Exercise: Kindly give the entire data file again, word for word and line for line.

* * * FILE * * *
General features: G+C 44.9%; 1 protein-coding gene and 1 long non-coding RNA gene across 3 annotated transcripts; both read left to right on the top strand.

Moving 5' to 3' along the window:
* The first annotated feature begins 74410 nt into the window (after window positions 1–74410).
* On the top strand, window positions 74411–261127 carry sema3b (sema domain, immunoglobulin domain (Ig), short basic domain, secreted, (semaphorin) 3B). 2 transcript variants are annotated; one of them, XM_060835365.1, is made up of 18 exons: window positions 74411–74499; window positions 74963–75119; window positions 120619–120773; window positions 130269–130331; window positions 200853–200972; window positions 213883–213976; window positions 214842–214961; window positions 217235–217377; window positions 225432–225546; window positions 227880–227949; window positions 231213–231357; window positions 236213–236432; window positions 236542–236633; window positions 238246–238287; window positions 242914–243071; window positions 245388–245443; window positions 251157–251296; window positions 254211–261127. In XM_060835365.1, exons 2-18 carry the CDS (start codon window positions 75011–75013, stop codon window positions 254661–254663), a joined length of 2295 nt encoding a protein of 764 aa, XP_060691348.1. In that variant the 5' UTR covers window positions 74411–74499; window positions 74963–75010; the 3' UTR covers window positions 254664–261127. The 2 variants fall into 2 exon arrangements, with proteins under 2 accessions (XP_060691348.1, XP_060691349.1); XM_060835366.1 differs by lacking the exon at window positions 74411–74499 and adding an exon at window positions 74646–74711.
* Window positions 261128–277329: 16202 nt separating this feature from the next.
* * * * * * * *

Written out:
General features: G+C 44.9%; 1 protein-coding gene and 1 long non-coding RNA gene across 3 annotated transcripts; both read left to right on the top strand.

Moving 5' to 3' along the window:
* The first annotated feature begins 74410 nt into the window (after window positions 1–74410).
* On the top strand, window positions 74411–261127 carry sema3b (sema domain, immunoglobulin domain (Ig), short basic domain, secreted, (semaphorin) 3B). 2 transcript variants are annotated; one of them, XM_060835365.1, is made up of 18 exons: window positions 74411–74499; window positions 74963–75119; window positions 120619–120773; window positions 130269–130331; window positions 200853–200972; window positions 213883–213976; window positions 214842–214961; window positions 217235–217377; window positions 225432–225546; window positions 227880–227949; window positions 231213–231357; window positions 236213–236432; window positions 236542–236633; window positions 238246–238287; window positions 242914–243071; window positions 245388–245443; window positions 251157–251296; window positions 254211–261127. In XM_060835365.1, exons 2-18 carry the CDS (start codon window positions 75011–75013, stop codon window positions 254661–254663), a joined length of 2295 nt encoding a protein of 764 aa, XP_060691348.1. In that variant the 5' UTR covers window positions 74411–74499; window positions 74963–75010; the 3' UTR covers window positions 254664–261127. The 2 variants fall into 2 exon arrangements, with proteins under 2 accessions (XP_060691348.1, XP_060691349.1); XM_060835366.1 differs by lacking the exon at window positions 74411–74499 and adding an exon at window positions 74646–74711.
* Window positions 261128–277329: 16202 nt separating this feature from the next.